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The concept of virginity has given way to practices like hymenoplasty and "virginity checks" being commonplace in certain societies.
These beliefs persist in spite of the fact that the global scientific and medical community has spoken up time and time again against the accuracy of virginity tests and of the hymen as an indicator of sexual inactivity.
Indeed, while some women are naturally born without one, hymens vary greatly in shape, size, and color, and they can also wear out with time, stretch out, or even tear through normal everyday activities that are unrelated to sex.
Virginity is not a medical or scientific term; it is a social construct, and hymens are not an indication of sexual activity.
Here, we take a deep look at how the concept of virginity is harming girls and women and why we should get rid of it once and for all.
Let's start at the beginning. From a very young age, and in many societies, restrictions are put on young girls to"protect their hymen”. In some cultures, they're prevented from riding bikes or horses, touching their own bodies, wearing tampons, getting pap smears, and engaging in other aspects of their health or hygiene from fear of breaking their hymen by mistake and "losing their virginity".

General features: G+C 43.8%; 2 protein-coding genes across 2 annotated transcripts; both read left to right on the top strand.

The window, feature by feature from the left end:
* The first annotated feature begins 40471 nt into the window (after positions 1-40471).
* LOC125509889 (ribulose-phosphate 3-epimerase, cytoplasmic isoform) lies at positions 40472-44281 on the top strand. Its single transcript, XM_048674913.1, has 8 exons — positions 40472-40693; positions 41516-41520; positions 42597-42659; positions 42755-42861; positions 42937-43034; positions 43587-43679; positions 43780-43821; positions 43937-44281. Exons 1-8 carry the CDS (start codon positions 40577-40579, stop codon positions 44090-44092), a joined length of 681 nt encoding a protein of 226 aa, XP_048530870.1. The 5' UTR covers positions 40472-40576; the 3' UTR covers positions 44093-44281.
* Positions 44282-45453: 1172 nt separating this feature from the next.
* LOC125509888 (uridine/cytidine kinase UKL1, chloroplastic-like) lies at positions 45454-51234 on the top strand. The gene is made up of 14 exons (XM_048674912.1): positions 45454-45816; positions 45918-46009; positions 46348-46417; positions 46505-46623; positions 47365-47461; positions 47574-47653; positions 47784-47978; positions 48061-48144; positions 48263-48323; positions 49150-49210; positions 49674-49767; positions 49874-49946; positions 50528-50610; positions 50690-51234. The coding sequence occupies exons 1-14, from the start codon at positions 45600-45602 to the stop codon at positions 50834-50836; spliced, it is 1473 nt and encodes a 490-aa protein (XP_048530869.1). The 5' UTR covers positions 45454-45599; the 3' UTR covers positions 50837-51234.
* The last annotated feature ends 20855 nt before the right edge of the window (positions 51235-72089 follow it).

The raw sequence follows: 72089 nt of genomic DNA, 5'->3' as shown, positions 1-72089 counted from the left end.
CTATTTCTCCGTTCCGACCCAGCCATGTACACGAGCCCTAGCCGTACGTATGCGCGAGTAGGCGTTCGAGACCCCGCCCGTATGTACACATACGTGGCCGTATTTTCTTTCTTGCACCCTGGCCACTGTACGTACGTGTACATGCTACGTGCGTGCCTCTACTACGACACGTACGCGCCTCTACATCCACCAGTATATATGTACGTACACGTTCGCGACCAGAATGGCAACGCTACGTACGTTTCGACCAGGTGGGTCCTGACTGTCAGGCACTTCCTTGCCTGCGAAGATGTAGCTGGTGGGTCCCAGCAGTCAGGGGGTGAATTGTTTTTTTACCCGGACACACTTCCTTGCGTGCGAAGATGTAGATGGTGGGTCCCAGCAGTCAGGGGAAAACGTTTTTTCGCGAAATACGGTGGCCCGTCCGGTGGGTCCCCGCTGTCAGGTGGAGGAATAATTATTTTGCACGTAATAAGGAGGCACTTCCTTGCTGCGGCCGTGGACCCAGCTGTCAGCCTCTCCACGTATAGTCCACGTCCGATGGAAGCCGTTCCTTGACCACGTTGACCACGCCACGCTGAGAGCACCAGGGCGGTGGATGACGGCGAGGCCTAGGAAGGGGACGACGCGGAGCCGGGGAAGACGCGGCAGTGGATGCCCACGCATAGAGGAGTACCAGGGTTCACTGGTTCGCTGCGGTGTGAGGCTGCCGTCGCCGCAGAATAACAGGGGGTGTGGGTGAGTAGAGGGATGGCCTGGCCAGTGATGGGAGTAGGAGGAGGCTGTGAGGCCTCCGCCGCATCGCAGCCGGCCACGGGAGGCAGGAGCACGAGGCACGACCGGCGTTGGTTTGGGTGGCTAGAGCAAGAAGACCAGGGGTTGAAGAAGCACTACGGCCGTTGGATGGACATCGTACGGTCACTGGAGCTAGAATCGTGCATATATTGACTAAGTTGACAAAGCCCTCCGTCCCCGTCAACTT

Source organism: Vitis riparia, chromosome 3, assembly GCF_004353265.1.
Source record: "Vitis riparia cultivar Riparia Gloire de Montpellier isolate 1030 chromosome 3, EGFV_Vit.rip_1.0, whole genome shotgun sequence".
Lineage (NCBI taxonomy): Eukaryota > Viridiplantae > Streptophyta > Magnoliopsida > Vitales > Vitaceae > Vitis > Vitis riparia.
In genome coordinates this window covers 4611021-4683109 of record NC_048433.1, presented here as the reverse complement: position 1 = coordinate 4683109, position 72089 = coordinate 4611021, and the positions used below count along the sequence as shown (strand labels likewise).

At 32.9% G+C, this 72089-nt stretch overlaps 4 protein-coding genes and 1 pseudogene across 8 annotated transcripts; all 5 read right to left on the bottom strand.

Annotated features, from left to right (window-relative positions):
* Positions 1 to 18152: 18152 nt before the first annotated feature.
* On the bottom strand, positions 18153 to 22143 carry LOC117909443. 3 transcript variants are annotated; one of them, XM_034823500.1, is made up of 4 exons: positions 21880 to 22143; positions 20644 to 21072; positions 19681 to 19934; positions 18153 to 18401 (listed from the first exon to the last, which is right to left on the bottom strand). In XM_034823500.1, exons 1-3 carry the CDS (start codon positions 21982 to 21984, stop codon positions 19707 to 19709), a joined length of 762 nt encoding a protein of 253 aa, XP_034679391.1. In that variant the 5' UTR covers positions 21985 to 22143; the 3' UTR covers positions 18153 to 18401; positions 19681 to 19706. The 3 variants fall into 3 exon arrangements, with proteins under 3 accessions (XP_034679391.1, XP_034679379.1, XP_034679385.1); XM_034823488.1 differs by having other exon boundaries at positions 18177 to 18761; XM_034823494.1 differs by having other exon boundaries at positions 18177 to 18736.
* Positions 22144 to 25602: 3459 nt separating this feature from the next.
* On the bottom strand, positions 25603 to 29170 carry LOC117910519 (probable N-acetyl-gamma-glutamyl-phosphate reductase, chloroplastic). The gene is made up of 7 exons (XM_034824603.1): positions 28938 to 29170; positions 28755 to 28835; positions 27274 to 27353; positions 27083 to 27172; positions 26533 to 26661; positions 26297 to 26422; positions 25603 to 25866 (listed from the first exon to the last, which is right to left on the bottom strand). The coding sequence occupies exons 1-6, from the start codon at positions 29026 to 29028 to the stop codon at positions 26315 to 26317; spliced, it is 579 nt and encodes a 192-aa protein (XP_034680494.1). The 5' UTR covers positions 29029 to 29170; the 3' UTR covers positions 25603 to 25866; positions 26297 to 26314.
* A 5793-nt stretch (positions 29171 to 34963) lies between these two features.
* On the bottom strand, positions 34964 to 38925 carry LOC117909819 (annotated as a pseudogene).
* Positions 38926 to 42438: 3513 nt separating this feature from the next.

There's a long-standing tradition wherein women and girls are subjected, or even forced, to undergo virginity testing to assess their virtue, honor, or social value. In some regions, this is even performed on rape victims to decide whether or not they were raped! These tests, of course, are completely unreliable and can result in disastrous outcomes.
"You simply cannot look a woman between her legs and read her sexual story.”Nina Dølvik Brochmann and Ellen Støkken Dahl, ‘The Virginity Fraud’ Ted Talk
Weighing a woman's honor or value this way has endless legal, physical, emotional, and social consequences. These can include her exclusion from marriage and employment, for example, and even the suspension of certain judicial rights.
The term virginity serves to categorize us by our sexual experiences. It implies that we "lose" part of ourselves when we start having sex. Talking about virginity as something that you lose connotes that something is being taken away from us the first time we have sex. In reality, nothing is taken away; we only gain experiences from consensual sex with our loved partners, forming a deeper connection with them and with ourselves.
You can learn more about the virginity myth here.